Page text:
Grape growing isn't just about wine production. Grapes are great sources of vitamins, minerals and antioxidants, and can be used in jams, jellies and grape juice. Grapes can be grown outdoors in a well-maintained garden. Grapevines can be kept for their ornamental quality as well. With good training, the vines can be maneuvered over constructs, such as a decorative trellis or a gazebo.
Plant the grapevine in the southern slope of the garden in an area that has the most coverage of daylight.
Remove all the canes from the grapevine, save for the healthiest and thickest one. Cut back any broken roots or any that are much longer than the others. This will prevent rotting in the soil.
Dig a hole that is large enough to spread out the root system without the roots bending. Dig the hole at the same depth the grapevine was planted in originally if you bought the grapevines from a nursery.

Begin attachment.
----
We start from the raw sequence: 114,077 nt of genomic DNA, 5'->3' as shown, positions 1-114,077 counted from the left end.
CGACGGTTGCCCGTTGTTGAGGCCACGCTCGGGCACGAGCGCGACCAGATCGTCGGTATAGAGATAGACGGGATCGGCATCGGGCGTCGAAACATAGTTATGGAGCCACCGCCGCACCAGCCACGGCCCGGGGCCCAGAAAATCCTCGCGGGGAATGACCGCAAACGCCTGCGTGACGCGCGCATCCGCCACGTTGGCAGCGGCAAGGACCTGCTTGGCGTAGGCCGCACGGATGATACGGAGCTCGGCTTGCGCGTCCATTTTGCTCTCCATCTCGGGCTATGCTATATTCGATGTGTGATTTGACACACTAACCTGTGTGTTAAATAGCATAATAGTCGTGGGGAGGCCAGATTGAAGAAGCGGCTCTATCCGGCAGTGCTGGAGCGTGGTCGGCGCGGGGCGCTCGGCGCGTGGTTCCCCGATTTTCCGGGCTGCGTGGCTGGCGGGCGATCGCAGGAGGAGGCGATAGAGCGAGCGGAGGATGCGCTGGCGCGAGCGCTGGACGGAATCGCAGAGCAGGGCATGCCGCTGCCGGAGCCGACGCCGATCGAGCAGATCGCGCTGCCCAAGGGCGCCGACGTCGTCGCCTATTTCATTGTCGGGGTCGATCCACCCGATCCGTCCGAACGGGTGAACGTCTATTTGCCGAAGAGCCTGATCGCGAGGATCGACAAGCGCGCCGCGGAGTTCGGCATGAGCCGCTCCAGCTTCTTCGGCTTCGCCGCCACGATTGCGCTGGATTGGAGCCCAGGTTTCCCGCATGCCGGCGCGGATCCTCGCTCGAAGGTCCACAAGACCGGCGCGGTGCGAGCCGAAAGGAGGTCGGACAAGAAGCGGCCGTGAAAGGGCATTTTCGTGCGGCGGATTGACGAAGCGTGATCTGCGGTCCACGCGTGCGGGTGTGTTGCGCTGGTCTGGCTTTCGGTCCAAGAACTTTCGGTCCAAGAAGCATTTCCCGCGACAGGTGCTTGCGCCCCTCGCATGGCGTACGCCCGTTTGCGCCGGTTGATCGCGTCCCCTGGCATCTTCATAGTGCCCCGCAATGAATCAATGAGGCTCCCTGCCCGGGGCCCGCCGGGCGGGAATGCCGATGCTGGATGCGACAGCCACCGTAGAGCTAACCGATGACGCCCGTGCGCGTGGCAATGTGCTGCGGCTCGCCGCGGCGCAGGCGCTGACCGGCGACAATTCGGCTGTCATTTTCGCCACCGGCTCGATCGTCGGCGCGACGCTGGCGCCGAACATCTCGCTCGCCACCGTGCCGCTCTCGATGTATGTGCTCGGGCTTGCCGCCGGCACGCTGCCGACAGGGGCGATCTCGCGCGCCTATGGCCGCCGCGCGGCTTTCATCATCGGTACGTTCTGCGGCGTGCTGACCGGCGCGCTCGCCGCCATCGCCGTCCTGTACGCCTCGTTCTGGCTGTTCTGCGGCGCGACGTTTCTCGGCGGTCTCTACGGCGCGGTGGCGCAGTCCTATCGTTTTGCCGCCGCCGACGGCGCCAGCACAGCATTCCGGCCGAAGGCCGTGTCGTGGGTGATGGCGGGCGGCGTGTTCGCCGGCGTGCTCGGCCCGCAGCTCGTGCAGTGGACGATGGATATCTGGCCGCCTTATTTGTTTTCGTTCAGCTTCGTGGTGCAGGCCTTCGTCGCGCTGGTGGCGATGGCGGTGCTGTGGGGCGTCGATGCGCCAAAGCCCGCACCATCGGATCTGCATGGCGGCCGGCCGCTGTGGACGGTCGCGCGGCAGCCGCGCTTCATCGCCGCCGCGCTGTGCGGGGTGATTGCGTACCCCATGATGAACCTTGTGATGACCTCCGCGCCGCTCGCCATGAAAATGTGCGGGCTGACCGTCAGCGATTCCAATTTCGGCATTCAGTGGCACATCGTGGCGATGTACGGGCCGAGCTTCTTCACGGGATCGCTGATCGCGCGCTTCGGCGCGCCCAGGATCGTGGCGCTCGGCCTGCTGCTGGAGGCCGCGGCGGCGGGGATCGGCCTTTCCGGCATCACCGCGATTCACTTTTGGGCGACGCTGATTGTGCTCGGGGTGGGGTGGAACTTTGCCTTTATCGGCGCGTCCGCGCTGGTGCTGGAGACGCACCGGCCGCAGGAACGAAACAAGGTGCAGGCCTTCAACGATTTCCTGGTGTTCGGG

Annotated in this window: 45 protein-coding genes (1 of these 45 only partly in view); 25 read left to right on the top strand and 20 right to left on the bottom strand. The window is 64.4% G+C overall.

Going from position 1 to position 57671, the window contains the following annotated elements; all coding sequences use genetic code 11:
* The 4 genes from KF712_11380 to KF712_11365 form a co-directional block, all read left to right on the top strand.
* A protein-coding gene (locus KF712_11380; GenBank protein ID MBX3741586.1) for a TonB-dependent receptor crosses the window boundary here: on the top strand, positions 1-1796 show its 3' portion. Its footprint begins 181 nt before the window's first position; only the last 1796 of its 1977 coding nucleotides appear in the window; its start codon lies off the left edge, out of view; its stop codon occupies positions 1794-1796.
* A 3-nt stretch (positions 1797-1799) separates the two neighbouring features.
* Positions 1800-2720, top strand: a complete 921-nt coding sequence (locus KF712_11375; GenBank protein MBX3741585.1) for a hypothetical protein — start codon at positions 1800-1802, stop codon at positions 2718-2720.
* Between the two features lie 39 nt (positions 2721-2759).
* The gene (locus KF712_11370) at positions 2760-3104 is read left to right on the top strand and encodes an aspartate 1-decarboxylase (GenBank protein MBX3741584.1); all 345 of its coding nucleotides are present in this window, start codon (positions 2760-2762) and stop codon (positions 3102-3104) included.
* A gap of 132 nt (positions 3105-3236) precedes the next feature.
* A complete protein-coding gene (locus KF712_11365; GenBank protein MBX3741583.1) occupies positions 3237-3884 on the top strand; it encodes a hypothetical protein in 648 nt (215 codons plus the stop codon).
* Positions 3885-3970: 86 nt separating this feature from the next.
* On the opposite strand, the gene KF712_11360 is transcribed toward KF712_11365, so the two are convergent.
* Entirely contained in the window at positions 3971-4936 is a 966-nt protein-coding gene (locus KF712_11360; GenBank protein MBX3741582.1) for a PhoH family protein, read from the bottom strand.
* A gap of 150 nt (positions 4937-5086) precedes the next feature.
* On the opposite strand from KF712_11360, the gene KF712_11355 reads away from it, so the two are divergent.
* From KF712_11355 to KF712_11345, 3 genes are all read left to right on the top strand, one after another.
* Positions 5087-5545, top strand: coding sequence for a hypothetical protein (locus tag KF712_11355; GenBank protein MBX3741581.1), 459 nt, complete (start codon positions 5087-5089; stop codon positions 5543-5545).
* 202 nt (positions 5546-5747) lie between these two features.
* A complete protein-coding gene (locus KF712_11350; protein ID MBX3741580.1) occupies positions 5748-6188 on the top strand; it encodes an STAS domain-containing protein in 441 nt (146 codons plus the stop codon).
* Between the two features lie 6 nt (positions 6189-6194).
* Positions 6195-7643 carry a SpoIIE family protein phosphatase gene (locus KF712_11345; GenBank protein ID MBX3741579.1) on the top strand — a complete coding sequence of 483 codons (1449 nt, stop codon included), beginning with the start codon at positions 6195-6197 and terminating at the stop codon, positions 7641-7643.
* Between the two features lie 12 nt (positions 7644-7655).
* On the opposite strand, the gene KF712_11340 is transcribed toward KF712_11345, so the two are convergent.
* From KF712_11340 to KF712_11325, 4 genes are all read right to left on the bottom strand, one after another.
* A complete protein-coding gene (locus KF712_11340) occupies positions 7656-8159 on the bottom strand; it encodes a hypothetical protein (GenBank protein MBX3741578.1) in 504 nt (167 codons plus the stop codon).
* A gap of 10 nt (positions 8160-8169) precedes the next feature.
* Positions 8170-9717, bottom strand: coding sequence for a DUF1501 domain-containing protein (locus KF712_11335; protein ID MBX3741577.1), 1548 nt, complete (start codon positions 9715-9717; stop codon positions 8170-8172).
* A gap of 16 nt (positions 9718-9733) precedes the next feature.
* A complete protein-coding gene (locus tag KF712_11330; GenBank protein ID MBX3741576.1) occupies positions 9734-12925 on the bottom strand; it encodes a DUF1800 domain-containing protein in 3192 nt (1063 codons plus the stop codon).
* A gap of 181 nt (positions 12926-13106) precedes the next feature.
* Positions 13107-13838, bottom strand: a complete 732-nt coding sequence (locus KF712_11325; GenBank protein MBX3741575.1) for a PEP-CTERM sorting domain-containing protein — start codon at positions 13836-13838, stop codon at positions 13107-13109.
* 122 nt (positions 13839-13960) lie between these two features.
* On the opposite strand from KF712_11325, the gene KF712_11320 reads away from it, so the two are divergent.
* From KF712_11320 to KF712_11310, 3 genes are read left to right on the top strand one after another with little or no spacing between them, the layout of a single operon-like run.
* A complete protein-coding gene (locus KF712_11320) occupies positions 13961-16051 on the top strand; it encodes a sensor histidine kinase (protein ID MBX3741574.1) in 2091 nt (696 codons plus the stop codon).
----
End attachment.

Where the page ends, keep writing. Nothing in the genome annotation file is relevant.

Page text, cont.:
Space the grapevines at least 6 feet apart and no greater than 8 feet apart. Cover the root system with a rich soil.
Tending to Grapevines
Train the two strongest canes of the grapevine up a strong stake that is 5 to 6 feet tall.
Remove sucker sprouts from the bottom of canes to keep the grapevine robust and healthy.
Apply a 10-6-4 fertilizer at 10 pounds per 100 feet of grapevine row two weeks after planting. Repeat every spring. For a single plant, apply 1 pound per plant.
Prune the grapevine to a single trunk growing horizontally to protect the vine in winter. Prune old vines or those that are not producing fruit, cutting away as much wood as possible.
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Cleveland Van Cecil is a freelancer writer specializing in technology. He has been a freelance writer for three years and has published extensively on eHow.com, writing articles on subjects as diverse as boat motors and hydroponic gardening. Van Cecil has a Bachelor of Arts in liberal arts from Baldwin-Wallace College.